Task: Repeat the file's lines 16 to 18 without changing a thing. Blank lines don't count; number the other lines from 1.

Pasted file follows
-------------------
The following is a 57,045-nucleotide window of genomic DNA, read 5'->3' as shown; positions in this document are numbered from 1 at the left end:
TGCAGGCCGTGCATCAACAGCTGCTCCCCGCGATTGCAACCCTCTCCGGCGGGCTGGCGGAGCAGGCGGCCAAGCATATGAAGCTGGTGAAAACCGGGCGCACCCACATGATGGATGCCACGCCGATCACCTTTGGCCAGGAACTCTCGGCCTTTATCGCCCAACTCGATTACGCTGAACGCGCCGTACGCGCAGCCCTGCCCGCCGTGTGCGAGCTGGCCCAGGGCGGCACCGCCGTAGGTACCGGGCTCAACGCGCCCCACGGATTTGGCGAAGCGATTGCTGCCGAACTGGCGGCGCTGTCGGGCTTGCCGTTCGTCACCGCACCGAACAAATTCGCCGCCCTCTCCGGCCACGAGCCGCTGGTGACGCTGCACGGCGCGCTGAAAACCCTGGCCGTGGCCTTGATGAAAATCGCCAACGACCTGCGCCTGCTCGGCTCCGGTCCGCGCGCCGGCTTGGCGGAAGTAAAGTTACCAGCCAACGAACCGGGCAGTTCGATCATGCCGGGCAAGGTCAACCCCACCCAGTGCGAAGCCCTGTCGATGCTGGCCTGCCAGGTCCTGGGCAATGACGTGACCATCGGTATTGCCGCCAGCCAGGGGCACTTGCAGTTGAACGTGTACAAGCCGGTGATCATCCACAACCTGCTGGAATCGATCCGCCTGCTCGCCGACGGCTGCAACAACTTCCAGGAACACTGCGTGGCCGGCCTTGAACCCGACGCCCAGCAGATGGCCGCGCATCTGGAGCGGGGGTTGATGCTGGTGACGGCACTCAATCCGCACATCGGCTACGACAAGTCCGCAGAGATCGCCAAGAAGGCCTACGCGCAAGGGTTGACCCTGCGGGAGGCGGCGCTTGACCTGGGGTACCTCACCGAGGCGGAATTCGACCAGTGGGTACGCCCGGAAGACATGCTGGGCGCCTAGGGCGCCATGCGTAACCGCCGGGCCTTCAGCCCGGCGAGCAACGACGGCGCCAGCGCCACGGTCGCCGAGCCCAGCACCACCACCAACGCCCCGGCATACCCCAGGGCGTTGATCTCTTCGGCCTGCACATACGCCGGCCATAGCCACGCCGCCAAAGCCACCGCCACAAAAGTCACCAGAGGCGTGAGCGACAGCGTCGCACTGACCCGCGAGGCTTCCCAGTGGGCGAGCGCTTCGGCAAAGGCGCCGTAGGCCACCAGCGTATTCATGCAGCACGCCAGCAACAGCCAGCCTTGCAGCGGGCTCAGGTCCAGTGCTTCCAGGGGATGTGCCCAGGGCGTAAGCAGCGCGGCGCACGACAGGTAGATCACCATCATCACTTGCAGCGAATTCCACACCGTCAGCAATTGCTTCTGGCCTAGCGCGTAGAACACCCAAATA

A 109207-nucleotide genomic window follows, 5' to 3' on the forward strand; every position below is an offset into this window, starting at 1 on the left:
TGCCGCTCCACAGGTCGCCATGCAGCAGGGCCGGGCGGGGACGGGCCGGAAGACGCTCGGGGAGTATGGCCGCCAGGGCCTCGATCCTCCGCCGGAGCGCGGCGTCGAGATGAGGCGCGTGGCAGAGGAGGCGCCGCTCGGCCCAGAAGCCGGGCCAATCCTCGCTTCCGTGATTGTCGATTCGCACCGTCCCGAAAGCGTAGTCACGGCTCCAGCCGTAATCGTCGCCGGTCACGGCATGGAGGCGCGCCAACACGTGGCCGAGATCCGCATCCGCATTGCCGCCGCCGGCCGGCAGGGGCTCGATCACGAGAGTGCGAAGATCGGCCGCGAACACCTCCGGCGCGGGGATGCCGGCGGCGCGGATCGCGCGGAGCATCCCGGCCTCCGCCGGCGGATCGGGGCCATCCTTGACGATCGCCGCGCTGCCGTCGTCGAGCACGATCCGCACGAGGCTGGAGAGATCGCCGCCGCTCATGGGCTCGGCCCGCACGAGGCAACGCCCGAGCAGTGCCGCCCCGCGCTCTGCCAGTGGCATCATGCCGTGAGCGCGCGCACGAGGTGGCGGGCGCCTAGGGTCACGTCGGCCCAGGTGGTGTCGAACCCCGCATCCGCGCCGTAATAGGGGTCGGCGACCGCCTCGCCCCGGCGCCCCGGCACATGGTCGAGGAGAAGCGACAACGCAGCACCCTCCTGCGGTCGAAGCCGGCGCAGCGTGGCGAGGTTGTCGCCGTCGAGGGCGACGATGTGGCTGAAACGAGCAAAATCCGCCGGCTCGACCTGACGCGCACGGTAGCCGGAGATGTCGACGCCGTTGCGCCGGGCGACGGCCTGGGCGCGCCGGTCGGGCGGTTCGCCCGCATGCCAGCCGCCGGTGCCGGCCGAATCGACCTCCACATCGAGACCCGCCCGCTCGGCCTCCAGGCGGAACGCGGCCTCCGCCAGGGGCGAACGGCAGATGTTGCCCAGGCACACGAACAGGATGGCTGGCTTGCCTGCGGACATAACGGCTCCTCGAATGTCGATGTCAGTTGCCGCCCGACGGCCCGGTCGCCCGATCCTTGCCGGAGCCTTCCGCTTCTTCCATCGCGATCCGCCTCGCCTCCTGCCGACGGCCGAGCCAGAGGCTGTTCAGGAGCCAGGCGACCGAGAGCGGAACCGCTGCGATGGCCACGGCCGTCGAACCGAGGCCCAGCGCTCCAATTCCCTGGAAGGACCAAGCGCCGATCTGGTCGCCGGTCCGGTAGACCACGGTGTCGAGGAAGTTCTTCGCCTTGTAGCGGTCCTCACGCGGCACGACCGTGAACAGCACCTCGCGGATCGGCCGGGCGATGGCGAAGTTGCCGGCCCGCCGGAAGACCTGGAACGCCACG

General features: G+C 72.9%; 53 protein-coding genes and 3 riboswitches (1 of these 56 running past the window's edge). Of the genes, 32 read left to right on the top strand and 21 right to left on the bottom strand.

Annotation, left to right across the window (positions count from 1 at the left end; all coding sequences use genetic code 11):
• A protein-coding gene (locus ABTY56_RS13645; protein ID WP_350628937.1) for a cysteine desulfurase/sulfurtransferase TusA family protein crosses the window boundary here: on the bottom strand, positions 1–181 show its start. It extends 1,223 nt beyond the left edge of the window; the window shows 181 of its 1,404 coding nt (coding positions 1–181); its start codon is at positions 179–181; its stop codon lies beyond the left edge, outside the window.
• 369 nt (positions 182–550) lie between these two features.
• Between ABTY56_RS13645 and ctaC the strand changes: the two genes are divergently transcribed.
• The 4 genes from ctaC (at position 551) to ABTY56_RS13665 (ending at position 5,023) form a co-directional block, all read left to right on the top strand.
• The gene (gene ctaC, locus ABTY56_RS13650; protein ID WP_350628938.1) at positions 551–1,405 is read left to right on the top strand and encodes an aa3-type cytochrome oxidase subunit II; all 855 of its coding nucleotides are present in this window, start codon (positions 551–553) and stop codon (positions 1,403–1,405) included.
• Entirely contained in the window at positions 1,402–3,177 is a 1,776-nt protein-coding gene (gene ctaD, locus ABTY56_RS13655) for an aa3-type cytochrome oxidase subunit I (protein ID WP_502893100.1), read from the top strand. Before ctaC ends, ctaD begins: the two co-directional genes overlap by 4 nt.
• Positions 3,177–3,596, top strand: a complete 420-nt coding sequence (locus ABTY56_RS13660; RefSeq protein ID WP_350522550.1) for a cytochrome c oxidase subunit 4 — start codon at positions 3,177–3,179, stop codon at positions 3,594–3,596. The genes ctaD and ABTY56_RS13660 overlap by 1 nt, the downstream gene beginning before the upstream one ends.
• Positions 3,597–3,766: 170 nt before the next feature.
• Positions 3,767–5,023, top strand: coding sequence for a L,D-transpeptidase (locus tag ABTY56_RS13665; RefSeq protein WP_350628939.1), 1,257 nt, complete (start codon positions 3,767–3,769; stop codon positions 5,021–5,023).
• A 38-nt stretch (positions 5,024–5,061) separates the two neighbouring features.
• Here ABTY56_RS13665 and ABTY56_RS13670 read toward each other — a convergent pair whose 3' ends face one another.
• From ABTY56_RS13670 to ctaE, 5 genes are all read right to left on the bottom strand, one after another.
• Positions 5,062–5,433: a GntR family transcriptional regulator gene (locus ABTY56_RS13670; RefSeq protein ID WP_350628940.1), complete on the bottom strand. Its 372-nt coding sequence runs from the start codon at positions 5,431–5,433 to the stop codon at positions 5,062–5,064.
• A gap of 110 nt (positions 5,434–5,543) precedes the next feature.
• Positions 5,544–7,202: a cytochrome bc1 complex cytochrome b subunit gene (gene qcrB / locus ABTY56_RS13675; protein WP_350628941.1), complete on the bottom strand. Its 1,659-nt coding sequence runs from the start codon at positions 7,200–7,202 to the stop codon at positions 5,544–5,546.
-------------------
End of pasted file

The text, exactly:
• A 38-nt stretch (positions 5,024–5,061) separates the two neighbouring features.
• Here ABTY56_RS13665 and ABTY56_RS13670 read toward each other — a convergent pair whose 3' ends face one another.
• From ABTY56_RS13670 to ctaE, 5 genes are all read right to left on the bottom strand, one after another.